good news for gamers

by Kelvin
Canonical Ubuntu (logos)

Canoncial said it would withdraw support for 32-bit packages on its Ubuntu, but the community was a bit on top because there were still many users who depended on these types of packages. It is true that it is the tendency of most developers, abandoning old packages to focus efforts on modern ones. But 32-bit seems to be complicated to forget …


Following the complaints, Canonical reflected and said he would leave support in Ubuntu 19.xx and that would eliminate it in Ubuntu 20.xx. After this small truce or delay in the cessation of this type of packages, now it seems that Canonical will take it even more calmly and leave some 32-bit packages even in Ubuntu 20 and beyond. Some like Valve said that if they did not maintain support they would leave the platform, and the gaming world is still very dependent on this in many older games.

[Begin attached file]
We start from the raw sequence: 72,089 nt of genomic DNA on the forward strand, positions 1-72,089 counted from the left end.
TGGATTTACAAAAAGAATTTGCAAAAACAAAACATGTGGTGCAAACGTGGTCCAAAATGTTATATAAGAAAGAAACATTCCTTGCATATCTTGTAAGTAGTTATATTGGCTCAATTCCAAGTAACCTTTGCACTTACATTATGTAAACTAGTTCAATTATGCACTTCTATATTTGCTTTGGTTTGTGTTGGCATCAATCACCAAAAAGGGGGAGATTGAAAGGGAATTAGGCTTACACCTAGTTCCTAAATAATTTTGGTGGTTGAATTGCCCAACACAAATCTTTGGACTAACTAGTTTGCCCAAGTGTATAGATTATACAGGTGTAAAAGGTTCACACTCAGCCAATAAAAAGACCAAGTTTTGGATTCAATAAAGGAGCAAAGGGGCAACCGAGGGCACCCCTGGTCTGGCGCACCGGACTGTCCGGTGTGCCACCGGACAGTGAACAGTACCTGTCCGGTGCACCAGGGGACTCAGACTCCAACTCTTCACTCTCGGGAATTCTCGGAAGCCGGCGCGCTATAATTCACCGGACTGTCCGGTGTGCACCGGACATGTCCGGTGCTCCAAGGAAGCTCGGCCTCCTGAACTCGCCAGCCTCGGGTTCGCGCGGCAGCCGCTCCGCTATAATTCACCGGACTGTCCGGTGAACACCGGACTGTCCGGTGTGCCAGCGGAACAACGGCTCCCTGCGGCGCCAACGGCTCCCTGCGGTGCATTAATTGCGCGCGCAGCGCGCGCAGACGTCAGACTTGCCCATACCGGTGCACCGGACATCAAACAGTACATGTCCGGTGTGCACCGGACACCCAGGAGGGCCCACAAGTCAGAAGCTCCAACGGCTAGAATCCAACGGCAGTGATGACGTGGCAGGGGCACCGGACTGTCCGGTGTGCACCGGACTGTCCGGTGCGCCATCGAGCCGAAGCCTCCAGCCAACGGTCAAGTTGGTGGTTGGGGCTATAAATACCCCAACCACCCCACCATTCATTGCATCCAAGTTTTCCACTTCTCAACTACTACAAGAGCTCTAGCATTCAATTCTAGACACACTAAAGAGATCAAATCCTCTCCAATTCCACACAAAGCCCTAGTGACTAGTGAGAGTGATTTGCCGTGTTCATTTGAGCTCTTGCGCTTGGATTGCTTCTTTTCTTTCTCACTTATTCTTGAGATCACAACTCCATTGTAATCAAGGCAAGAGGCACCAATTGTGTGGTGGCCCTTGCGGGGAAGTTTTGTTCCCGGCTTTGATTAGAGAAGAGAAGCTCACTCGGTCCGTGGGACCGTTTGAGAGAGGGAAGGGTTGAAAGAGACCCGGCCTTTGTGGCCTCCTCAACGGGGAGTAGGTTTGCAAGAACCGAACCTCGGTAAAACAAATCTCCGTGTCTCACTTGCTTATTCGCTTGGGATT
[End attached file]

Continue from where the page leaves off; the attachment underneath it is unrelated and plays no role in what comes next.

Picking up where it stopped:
Now it is known that in Ubuntu 20.04 there will still be 32-bit packages, but it will be a somewhat smaller list, leaving those that are abandoned without maintenance and that they can cause security and stability issues for the distro. That is, if you keep the packages happy to many users, but you also generate other problems. The containers could solve these problems. I hope you look for a good compromise.

If you want See the complete list of 32-bit packets that will be available you can see it here. But I anticipate that the gamers are in luck. The gaming world will continue to have packages such as the Unity and Godot graphics engines, some other drivers, and also SDL 2, Wine, DXVK, Steam, MESA packages, etc. That is, most of the critical packages for which many feared.

How will it affect you? The truth is that if you have a computer with 64-bit chip and you are not too dependent on that software it will not affect you at all. If you are dependent on a 32-bit package that is not on the list, consider looking for a 64-bit alternative …

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